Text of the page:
The House had on July 23 adopted a motion to recommit the bill, which was rejected by the eighth Senate,  to the Committee of the Whole.

However,  that resolution attracted widespread condemnatio, with some socio-cultural organisations calling for the rejection of the bill.

Bem Mzendu, member of the Peoples Democratic Party (PDP)  from Benue State,  had midway into proceeding,  raised observations that the procedure the House adopted in referring the Bill to the Committee of the Whole was a breach of its extant rules.

According to him,  the decision to commit the bill to the Committee of the Whole contravened Order 12 ( rules 16,17 and 18 ) of the House Standing Rules,  which stipulates that bills from a preceding assembly should be gazetted. 

“It is important to emphasise that I have painstakingly searched through all the journals of the House and cannot find where the Bill is gazetted and I stand to be challenged or corrected,” the lawmaker stated. 

“I don’t know what is contained in the bill. And my constituents have been asking to know what is contained in the bill. But Mr. Speaker, as l am speaking now, l haven’t seen a copy of the bill and don’t know what it contains.”

Similarly,  Uzoma Nkem-Abonta said the House had no business considering the Bill as it conflicts with the 1999 Constitution.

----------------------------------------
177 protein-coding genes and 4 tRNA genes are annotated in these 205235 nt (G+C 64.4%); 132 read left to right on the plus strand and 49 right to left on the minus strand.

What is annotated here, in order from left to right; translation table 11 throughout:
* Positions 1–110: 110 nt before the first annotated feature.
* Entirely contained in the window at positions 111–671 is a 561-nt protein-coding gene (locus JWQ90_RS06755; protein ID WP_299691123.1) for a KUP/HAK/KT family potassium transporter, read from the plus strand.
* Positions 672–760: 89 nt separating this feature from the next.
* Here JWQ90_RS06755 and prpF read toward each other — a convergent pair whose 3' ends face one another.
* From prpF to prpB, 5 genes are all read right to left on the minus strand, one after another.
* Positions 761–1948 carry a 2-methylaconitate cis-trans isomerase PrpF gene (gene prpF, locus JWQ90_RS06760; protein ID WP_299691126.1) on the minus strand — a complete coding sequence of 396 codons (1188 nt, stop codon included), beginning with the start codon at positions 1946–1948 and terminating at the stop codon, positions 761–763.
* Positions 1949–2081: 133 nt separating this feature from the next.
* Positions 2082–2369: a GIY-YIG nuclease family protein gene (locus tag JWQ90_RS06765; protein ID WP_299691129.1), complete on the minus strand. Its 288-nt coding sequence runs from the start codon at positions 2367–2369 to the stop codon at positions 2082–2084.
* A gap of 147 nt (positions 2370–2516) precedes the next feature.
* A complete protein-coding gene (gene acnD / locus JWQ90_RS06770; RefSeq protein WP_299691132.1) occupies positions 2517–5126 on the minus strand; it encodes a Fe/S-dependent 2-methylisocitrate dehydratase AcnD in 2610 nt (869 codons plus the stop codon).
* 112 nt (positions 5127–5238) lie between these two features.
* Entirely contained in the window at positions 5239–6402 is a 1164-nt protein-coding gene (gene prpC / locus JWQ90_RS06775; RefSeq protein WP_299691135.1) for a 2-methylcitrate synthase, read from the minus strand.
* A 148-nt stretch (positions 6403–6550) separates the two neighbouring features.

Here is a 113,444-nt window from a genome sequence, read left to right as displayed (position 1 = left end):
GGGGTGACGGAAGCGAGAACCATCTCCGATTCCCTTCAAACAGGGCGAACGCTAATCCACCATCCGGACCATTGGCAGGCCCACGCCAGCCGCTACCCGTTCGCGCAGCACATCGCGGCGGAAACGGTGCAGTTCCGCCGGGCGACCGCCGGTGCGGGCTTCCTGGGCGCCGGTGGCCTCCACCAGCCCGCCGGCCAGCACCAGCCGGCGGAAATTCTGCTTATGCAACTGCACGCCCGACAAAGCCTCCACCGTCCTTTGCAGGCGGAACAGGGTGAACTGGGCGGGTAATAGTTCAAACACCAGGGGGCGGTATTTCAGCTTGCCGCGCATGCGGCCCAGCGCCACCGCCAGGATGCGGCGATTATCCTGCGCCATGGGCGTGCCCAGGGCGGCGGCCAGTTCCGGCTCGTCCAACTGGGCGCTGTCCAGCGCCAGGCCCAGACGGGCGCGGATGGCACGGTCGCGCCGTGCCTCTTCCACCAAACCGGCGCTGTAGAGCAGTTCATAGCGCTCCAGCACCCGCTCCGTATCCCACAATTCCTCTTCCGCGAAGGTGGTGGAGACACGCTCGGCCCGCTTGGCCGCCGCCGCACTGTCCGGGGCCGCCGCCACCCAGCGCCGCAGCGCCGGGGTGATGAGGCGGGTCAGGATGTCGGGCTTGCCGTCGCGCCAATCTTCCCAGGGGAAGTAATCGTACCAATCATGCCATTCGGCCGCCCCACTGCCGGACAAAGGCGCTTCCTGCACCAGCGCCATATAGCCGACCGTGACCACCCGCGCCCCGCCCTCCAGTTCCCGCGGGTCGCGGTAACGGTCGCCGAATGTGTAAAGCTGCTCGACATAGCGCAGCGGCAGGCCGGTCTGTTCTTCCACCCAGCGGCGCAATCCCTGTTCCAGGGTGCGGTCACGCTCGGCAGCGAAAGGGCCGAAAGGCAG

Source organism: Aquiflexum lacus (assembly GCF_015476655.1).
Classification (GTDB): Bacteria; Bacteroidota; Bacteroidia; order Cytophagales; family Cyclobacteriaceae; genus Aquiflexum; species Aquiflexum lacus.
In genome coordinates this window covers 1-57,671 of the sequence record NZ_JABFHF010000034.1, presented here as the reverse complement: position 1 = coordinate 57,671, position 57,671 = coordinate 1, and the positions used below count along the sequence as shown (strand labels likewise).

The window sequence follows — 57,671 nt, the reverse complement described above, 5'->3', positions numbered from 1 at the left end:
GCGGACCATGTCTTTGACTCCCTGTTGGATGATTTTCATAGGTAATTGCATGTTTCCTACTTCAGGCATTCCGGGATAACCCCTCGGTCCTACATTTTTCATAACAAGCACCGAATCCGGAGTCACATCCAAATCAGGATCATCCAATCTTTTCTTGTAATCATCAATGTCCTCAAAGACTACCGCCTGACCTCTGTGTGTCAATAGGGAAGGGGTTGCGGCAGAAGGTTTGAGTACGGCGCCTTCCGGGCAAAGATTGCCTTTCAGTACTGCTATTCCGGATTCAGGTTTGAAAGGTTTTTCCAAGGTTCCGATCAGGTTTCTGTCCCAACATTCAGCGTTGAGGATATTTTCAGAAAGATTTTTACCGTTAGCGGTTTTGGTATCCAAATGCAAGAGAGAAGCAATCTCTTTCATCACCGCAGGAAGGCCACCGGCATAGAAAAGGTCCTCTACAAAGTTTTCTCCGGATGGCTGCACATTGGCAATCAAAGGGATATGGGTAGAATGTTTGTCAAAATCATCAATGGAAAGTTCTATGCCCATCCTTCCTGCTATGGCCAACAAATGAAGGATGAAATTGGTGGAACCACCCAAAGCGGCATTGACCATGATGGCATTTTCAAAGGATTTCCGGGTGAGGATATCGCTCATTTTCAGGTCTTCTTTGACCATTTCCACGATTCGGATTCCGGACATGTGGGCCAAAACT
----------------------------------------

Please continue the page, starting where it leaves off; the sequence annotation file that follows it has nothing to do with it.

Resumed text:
However,  Abubakar Fulata and Sada  Soli, chairmen, House Committees on Rules and Business and Water Resources, respectively,  argued that the committal of the bill to the Committee of the Whole was done in line with the standing rules of the House.

Soli warned that any attempt to subvert the rules of the House will be challenged, stating that, “it is not true that we have no right to consider the bill.”

In his ruling, Gbajabiamila,  said there was need for the House to err on the side of caution, noting that,”l am not sure on the issue of gazetting as the bill was recommitted from the last assembly, it’s assumed that it’s gazetted in the last assembly…

“Fundamental issues have been raised. We don’t have to do things that the court will set aside.  The bill should be sent back for gazzete and brought back to the floor.”

Meanwhile, Speaker Gbajabiamila has cautioned Ministries, Departments and Agencies (MDAs) against violating the provisions of the Appropriation Act.

Gbajabiamila, who gave the warning, while welcoming lawmakers back from their 10-week annual recess,  said it had been observed that MDAs were not implementing projects and programmes captured in the Appropriation Act.